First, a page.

Only one in 10 mothers returns to work full time

A
new report shows that contrary to popular belief, fewer mums stay in full time
employment after the birth of their first baby than was suggested by previous
research.

In
fact only 10 per cent of first time mothers maintain continuous full time
employment during the eleven years following the birth of their baby according
to new research funded by the Economic and Social Research Council.

The
research carried out by the School of Social Sciences and Law at Oxford Brookes
University has cast new light on previously held notions about working mothers.

Data
on mothers’ working hours, employment status and continuity collected at three
points in time were used to create a work history typology.

"The
mothers fell into four categories," explains Professor Susan McRae, author
of the report. "Those who worked continuously full time, continuously part
time, or mixed full and part time work, and women who had not been employed
since the birth of their first child."

Four
main stereotypes of modern motherhood can be drawn from these differing work
histories.

The
first is the "I want a career and children" type. These mothers
typically return to work within 12 months of their first child and stay in
full-time jobs thereafter. "What was interesting about these mainly professional
women was that many had experienced marital disruption and of those with
partners at the birth of their first child only 73 per cent remained with the
same man," says McRae.

The
second stereotype is the "I want children and a job" mothers who also
returned to work within a year of their first child and stayed employed
subsequently, but worked part time in order to balance work and family.

"Of
these 90 per cent were married and their marriages were more stable and 92 per
cent of those with husbands or partners were still living with the father of
that child," she adds.

The
third group includes the "my family comes first" type mother who have
work histories that mix part-time and full-time and spending time at home.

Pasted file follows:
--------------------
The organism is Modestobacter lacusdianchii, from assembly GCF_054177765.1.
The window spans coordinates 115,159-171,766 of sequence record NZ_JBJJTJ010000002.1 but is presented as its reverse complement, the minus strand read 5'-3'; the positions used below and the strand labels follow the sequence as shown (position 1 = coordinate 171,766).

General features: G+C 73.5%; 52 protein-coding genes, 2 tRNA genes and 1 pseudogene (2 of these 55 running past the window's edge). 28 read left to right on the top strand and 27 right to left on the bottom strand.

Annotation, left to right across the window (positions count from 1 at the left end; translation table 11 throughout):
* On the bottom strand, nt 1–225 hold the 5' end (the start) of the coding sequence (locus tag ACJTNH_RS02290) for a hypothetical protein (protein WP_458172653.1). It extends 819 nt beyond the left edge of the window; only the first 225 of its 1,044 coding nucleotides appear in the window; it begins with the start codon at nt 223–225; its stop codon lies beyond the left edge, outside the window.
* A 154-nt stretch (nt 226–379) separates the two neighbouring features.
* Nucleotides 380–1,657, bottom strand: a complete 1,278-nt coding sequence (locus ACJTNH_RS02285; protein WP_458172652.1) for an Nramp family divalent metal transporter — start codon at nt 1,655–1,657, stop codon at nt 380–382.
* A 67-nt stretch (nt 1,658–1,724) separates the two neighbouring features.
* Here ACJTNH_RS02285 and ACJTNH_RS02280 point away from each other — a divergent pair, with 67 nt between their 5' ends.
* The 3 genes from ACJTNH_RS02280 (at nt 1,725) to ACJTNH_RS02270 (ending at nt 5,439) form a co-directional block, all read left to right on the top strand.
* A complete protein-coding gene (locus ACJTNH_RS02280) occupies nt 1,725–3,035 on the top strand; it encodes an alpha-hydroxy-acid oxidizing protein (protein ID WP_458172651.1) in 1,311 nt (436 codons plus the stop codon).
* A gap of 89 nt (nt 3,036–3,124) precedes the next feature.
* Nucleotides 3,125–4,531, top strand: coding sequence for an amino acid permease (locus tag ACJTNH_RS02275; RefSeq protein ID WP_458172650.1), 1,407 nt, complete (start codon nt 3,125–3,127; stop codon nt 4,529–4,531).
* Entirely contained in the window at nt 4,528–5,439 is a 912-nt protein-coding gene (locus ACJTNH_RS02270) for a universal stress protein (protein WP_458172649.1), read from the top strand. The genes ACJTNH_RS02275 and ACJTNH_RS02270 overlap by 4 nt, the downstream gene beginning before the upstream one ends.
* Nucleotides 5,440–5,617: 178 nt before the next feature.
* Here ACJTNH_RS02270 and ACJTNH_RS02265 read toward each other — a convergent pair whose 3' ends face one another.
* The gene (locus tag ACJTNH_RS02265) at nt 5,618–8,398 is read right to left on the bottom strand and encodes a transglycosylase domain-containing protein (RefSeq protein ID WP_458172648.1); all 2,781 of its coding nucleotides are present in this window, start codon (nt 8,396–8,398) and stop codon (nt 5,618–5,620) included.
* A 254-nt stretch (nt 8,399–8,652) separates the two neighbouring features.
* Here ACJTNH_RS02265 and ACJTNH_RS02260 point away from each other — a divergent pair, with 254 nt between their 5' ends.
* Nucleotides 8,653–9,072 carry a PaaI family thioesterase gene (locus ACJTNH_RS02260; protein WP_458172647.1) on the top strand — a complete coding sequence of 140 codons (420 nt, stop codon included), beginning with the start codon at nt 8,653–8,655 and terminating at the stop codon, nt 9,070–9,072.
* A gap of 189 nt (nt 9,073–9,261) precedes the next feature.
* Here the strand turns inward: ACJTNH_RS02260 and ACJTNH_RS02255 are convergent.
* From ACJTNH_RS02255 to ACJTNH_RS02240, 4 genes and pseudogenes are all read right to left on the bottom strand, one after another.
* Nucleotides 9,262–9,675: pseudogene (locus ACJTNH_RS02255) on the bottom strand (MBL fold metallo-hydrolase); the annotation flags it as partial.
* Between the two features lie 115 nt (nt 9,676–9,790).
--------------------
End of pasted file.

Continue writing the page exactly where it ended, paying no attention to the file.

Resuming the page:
These
mums were less likely to return to work within a year of having their first
baby and their spells in the labour market were more intermittent. "These
mums included some of the youngest in the study who did not have quite such
stable partnerships. They also achieved much less in the labour market than
other mums," says McRae.

Finally
there is the "my family is my job"’ type mum who gave up paid
employment when she became a mother.

"Surprisingly
given their subsequent economic inactivity, one in five of these mums had
expected to return to work soon after the birth of their first baby. The fact
that they did not subsequently do so was often related to difficulties finding
work or affordable childcare. These women had the largest families and 84 per
cent remained with the husbands or partners of their first child," says
McRae.

The
report highlights the fact that although there has been a near doubling in the
numbers of mothers with children under the age of five in paid work, mothers
are still reluctant or unable to mix full-time jobs with motherhood. Indeed the
results of the study show that the extent and continuity of women’s full time
employment after they become mothers has been overstated by previous research.

"Longitudinal
data now indicates that more than ten years after the birth of a first baby,
fewer mothers are actually in full time employment than there had been within
the first 12 months of that birth," says McRae.

"The
results of this study strongly suggest that a complete explanation of the
women’s labour market choices after childbirth depend as much on understanding
the constraints which affect women as it does on understanding their
preferences," says McRae.

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